Post-hatch control: If you cannot put distance between predators and prey, supplying three-sided livestock shelters designed to reduce light penetration gives cattle respite from the day-long feeding frenzy. Flies do not like to fly into darkened enclosures. Forced use of backrubs as animals exit shelters will extend the relief time.

Male and female horn flies

This obligate blood feeder named Haematobia irritans mobs individual bovines by the thousands and arrived in the U.S. in 1887. The significance of high numbers per swarm per animal underscores the threshold problem, as it only takes 50 of these pests to seriously impact dairy animals. Two hundred or so of these feeding daily on beef animals without respite can impact gain significantly.

Horn flies hatch from manure every 10 to 14 days, and are voracious feeders multiple times a day. Their bites cause considerable skin lesions and hide damage. This is one reason why most hides, regardless of how attractive the markings, do not make it to the luxury tanned goods market.

Horn flies also transmit diseases, bacteria and pathogens, thus creating a chain reaction of herd illness. Williams Owens and colleagues at the Mastitis Research Laboratory, Hill Farm Research Station at the Louisiana State University Agricultural Center, conclusively showed in 1998 horn flies transmit Staphylococcus aureus-induced mastitis. Horn flies also transmit an underbelly dermatitis nematode called Stephanofilaria stilesi.

Prevention: In the absence of beneficial predatory and parasitoid insects that attack horn fly larva and pupae, breaking up manure deposits will reduce suitable habitat for egg laying. While daily dragging of pastures may not be possible, timed drags at the start of horn fly season can go a long way to reducing horn fly outbreaks if coupled with rotation. Hopefully, beneficial insects like soldier flies and dung beetles will take care of the paddies missed.

Insecticide control of horn flies is difficult given the species has developed resistance to 18 modes of action. But try we must. Keep in mind, insecticide and repellents are sold as emulsifiable concentrates, emulsifiable liquids, wettable powders and insect growth regulators. These must be mixed for application. Or they are sold as ready-to-use injections, backrubs, mineral feed products, boluses, eartags, pour-ons, dusts or sprays (see Table 1).

Examples of horn fly insecticides

Click here or on the image above to view it at full size in a new window.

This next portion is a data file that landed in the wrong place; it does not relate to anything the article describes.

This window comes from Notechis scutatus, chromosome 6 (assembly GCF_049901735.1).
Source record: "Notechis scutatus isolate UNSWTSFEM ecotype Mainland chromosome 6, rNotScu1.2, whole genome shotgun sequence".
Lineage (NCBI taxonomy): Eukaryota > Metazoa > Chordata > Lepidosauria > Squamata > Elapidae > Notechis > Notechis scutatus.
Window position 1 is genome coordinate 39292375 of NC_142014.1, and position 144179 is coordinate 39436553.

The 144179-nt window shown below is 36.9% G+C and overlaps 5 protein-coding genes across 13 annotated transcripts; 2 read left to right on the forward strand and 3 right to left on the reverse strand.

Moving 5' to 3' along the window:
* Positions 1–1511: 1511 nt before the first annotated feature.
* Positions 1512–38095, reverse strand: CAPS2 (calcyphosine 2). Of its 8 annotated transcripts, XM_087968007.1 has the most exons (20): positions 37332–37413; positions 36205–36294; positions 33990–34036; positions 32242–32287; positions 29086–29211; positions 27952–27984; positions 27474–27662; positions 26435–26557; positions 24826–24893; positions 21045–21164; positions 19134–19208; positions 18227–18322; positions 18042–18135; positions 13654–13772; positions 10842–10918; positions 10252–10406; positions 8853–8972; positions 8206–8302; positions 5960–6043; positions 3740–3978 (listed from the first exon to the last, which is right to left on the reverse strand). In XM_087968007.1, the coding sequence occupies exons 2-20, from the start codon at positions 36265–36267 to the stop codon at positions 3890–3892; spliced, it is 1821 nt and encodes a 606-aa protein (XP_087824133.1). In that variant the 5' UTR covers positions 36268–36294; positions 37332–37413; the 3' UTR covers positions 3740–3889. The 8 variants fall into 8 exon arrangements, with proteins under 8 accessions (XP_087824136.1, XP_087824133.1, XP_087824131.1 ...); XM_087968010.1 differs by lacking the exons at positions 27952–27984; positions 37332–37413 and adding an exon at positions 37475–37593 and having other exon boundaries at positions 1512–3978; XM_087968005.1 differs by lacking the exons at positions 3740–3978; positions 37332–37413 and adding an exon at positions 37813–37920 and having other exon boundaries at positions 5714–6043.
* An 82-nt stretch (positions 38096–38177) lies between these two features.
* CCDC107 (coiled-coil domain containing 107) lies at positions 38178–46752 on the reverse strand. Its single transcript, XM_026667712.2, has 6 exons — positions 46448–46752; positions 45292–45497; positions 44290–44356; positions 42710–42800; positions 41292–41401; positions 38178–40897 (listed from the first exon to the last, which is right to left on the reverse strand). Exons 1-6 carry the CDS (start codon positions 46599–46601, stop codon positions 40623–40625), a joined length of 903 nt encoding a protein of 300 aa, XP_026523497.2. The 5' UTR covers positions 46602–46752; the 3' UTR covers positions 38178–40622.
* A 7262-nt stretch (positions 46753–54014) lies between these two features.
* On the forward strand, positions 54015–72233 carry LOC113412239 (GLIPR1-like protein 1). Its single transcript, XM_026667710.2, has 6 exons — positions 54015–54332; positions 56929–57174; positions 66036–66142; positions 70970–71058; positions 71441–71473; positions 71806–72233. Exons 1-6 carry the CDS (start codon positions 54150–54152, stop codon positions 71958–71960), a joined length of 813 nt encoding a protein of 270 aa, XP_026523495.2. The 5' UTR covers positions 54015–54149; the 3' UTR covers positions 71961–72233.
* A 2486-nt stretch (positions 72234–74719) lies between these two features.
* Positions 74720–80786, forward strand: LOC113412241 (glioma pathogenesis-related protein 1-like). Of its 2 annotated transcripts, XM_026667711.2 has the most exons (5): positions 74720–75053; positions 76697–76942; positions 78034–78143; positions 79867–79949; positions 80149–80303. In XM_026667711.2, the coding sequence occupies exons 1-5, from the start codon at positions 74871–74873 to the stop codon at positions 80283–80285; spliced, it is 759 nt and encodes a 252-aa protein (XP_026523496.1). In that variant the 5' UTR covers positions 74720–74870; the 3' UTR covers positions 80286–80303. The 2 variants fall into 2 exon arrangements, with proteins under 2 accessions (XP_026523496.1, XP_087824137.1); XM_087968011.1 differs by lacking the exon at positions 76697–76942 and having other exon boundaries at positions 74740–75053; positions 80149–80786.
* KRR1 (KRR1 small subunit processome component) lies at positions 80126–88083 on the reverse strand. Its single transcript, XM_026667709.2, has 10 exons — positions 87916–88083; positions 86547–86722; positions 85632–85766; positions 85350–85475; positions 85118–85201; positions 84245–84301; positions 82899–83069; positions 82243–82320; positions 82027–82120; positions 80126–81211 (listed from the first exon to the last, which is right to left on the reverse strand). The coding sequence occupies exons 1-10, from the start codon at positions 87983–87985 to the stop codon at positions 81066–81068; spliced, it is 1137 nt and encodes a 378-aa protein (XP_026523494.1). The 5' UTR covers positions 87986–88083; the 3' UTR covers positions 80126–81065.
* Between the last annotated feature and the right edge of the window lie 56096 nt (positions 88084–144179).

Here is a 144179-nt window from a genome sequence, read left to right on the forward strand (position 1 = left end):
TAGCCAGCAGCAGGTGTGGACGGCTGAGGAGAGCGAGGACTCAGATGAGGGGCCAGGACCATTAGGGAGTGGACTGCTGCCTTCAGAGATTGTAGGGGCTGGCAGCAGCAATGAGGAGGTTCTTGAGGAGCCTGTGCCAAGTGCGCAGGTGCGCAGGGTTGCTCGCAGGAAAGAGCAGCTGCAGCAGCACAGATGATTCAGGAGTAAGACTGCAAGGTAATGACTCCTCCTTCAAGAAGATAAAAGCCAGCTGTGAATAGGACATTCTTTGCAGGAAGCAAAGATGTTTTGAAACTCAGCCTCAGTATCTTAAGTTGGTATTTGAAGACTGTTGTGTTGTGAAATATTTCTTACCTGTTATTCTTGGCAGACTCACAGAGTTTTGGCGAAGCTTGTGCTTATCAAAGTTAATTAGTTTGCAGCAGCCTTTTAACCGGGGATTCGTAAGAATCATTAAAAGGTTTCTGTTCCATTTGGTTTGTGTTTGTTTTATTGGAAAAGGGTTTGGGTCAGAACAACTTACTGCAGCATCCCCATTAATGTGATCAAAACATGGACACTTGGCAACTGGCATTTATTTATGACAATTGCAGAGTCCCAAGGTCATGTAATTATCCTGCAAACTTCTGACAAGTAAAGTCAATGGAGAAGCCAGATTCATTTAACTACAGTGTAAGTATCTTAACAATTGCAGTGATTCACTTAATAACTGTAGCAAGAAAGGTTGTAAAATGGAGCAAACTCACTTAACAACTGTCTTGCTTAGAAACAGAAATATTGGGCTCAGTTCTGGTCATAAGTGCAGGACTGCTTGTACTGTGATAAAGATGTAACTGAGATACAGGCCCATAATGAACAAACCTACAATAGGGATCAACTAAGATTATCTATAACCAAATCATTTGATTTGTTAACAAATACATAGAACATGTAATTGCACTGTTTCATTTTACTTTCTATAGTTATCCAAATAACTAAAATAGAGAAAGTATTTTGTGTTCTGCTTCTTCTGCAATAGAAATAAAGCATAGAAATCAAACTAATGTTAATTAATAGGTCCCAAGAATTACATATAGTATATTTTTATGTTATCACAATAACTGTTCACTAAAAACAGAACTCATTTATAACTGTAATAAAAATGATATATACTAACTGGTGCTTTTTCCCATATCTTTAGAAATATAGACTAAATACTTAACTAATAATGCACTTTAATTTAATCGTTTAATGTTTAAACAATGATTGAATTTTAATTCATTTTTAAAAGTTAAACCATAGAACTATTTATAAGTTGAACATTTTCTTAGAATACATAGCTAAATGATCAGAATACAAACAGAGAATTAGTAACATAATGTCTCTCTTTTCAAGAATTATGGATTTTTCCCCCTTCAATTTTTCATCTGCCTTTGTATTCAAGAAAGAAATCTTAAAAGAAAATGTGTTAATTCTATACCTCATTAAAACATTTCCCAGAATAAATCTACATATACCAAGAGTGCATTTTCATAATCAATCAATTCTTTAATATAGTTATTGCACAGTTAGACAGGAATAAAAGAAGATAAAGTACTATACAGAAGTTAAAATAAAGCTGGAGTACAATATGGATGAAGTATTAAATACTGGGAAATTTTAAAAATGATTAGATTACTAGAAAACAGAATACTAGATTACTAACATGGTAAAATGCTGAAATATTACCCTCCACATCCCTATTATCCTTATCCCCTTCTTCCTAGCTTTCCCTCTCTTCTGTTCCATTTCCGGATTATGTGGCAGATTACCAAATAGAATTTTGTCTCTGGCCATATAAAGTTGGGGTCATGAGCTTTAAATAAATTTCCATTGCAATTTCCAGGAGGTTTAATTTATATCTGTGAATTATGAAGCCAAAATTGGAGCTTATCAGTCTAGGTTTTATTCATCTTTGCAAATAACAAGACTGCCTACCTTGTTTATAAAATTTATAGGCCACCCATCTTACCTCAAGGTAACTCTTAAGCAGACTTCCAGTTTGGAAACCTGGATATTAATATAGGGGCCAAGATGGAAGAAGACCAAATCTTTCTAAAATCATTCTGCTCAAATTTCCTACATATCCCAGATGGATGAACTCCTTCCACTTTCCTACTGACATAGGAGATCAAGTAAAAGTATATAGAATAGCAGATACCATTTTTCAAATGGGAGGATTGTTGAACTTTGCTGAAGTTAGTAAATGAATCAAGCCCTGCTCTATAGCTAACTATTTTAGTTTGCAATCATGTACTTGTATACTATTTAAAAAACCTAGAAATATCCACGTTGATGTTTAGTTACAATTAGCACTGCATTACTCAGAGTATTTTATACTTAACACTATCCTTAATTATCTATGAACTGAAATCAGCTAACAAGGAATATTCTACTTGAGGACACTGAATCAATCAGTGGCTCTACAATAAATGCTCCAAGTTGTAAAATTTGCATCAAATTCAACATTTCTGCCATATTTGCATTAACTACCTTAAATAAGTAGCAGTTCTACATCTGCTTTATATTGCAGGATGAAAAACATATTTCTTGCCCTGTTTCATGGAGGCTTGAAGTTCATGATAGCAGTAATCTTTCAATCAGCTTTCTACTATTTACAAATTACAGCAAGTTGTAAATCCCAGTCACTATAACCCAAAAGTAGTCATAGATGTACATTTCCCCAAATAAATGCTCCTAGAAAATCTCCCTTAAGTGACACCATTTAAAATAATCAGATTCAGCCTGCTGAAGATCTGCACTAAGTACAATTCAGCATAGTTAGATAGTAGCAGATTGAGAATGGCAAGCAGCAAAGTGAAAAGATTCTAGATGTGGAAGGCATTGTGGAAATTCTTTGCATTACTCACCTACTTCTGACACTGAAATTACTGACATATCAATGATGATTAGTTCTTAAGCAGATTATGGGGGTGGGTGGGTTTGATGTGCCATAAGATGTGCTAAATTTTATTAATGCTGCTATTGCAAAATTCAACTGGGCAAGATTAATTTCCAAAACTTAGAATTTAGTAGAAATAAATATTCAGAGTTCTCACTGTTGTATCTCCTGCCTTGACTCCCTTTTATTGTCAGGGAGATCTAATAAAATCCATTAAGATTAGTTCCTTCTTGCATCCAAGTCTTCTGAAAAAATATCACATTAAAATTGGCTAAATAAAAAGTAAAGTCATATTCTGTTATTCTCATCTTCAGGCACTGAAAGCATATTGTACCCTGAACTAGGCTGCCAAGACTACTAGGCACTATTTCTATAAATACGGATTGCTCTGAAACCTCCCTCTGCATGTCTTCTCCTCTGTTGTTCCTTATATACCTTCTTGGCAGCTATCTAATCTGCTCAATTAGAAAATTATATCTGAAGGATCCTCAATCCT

What about February’s arctic blast?

According to Justin Talley, extension livestock entomologist and principal investigator for Oklahoma State University’s National Tick Rearing Lab in Stillwater, the extreme cold that hit the Upper Midwest and Central Plains with minus 30ºF weather will have some impact on horn fly populations this spring.

“The temperature that will kill all life stages of horn flies is minus 4ºF, and since the temperatures went well below that, then it can be assumed some of the flies were killed.” Horn flies diapause underneath manure deposits, Talley said. “If the top 3 inches of the soil froze, then the horn fly population will probably be impacted. The polar vortex certainly impacted overwintering populations of horn flies under exposed manure pats in pastures.” More information on Talley’s research can be found online (Livestock Entomology - Oklahoma State University).

Air movement is a repellent: Remember those big ol’ barn fans? Get them out and rig them up to give your livestock a much-needed respite during the worst of fly season. There are even solar-powered “attic” fans that feasibly can synchronize the hottest part of the day with some much-needed air flow. According to Airtecnics air curtains against insects or fly fans you will need a fan that can blast at least 17 mph to keep flies out. But since most fans are rotating faster than the speed limit on a Texas highway, it shouldn’t be too hard to rig one up to work.  end mark

PHOTO: There are several different types of flies and other biting insects that harass and harm livestock. Photo by Melissa Bravo.

Melissa A. Bravo
  • Melissa A. Bravo